We see it everywhere; on television, in department stores, on drinking glasses and t-shirts: “Mama needs a cocktail,” “There’s a good chance this is wine,” “Weekend forecast: 100% chance of wine”. Brunch dates with the girls (“I’ll have a mimosa- light on the orange juice!”) and Taco Tuesdays (happy hour margaritas, anyone?). These messages have been subconsciously programmed into everyday life, making it socially acceptable to pop the cork without much thought.
How Does Alcohol Affect Women?
Alcohol consumption affects women differently than men. For example:
- Liver Disease - The risk of cirrhosis and other alcohol-related liver diseases is higher for women than for men.
- Impact on the Brain - Excessive drinking may result in memory loss and shrinkage of the brain. Women are more vulnerable than men to the brain damaging effects of excessive alcohol use, and the damage tends to appear with shorter periods of excessive drinking for women than for men.
- Impact on the Heart - Studies have shown that women who drink excessively are more at increased risk for damage to the heart muscle than men.
- Cancer - Alcohol consumption increases the risk of cancer of the mouth, throat, esophagus, liver, colon, and breast among women. The risk of breast cancer increases as alcohol use increases.
- Sexual Assault - Binge drinking is a risk factor for sexual assault, especially among young women. Research suggests that there is an increase in the risk of rape or sexual assault when both the attacker and victim have used alcohol prior to the attack.
Are You Binge Drinking?
Binge drinking is when one drinks too fast and too much to bring the blood alcohol concentration (BAC) level to 0.08 or higher. For women, this typically occurs after having 4 drinks within 2 hours.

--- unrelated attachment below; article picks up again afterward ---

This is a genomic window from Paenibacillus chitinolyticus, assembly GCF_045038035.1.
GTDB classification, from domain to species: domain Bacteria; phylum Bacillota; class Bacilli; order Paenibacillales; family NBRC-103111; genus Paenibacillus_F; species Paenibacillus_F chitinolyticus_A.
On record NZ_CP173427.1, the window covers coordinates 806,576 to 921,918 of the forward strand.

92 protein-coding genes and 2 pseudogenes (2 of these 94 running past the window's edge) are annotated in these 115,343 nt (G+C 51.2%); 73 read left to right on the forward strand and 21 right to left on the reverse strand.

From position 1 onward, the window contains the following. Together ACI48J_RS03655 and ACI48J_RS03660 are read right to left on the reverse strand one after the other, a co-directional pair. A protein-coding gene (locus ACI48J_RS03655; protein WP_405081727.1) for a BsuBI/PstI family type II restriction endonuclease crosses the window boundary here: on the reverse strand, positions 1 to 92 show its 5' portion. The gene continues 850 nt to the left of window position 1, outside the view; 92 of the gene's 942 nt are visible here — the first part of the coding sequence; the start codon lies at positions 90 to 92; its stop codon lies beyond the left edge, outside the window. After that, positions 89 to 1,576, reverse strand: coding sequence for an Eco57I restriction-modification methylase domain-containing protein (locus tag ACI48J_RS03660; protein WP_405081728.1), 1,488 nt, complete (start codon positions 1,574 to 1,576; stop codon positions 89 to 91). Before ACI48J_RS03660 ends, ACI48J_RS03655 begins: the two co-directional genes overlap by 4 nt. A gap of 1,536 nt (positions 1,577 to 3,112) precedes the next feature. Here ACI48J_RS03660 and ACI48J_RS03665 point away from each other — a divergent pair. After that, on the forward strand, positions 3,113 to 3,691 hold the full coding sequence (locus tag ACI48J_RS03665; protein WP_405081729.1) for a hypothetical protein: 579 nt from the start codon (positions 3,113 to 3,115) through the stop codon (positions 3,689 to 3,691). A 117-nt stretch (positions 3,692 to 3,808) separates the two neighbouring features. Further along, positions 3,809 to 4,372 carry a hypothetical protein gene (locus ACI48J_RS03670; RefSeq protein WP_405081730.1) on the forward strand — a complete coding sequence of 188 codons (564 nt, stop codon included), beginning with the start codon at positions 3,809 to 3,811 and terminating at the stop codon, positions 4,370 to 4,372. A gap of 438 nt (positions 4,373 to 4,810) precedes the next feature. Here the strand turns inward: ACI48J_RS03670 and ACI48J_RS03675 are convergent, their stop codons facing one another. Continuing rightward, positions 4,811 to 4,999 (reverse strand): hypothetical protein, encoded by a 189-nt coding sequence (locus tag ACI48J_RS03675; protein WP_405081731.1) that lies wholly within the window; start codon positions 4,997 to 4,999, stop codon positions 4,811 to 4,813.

The Centers for Disease Control and Prevention (CDC) reported that:
- 46% of women report drinking alcohol in the past 30 days
- 12% of women report binge drinking three times per month, with five or more drinks per binge
- 5% of women met the diagnostic criteria for Alcohol Use Disorderin the past year
Pregnant or Thinking About Getting Pregnant?
Put down the glass, even if there’s only a possibility you could be.
The first few weeks of pregnancy are crucial in the development of a baby’s vital organs, systems, and limbs. Alcohol and substances can adversely affect this critical period of growth with life-long health concerns.
When you drink while pregnant, alcohol in your blood passes to your baby through the umbilical cord. Drinking alcohol during pregnancy can cause miscarriage, stillbirth, and a range of lifelong physical, behavioral, and intellectual disabilities known as fetal alcohol spectrum disorders (FASDs).
Children with FASDs might have the following characteristics and behaviors: Abnormal facial features, such as a smooth ridge between the nose and upper lip small head size, shorter-than-average height, low body weight, poor coordination, hyperactive behavior, difficulty with attention, poor memory, difficulty in school (especially with math), learning disabilities, speech and language delays, intellectual disability or low IQ, poor reasoning and judgment skills, sleep and sucking problems as a baby, vision or hearing problems, problems with the heart, kidney, or bones . (Source: CDC.gov)
What About Other Substances and Pregnancy?
There are various other drugs that may have adverse prenatal effects. These include, but are not limited to:
- MDMA (Molly)
- Prescription and over-the-counter drugs
Marijuana and Motherhood
According to the CDC, approximately 1 in 20 women use marijuana during pregnancy. Of these, many use it to help curb symptoms of morning sickness. Marijuana use during pregnancy can be harmful to the baby, regardless of how it is administered (smoked, eaten, topical creams, etc.). The chemicals in marijuana are similar to those in tobacco smoke and pass through the placenta, potentially resulting in low birth weight, premature birth, developmental and neurological problems including difficulties in the child playing and learning and are at higher risk for behavioral problems and poor academic performance.
Mothers who are experiencing postpartum depression should see their doctor instead of using marijuana. Although the high may temporarily alleviate symptoms, it will not treat postpartum depression.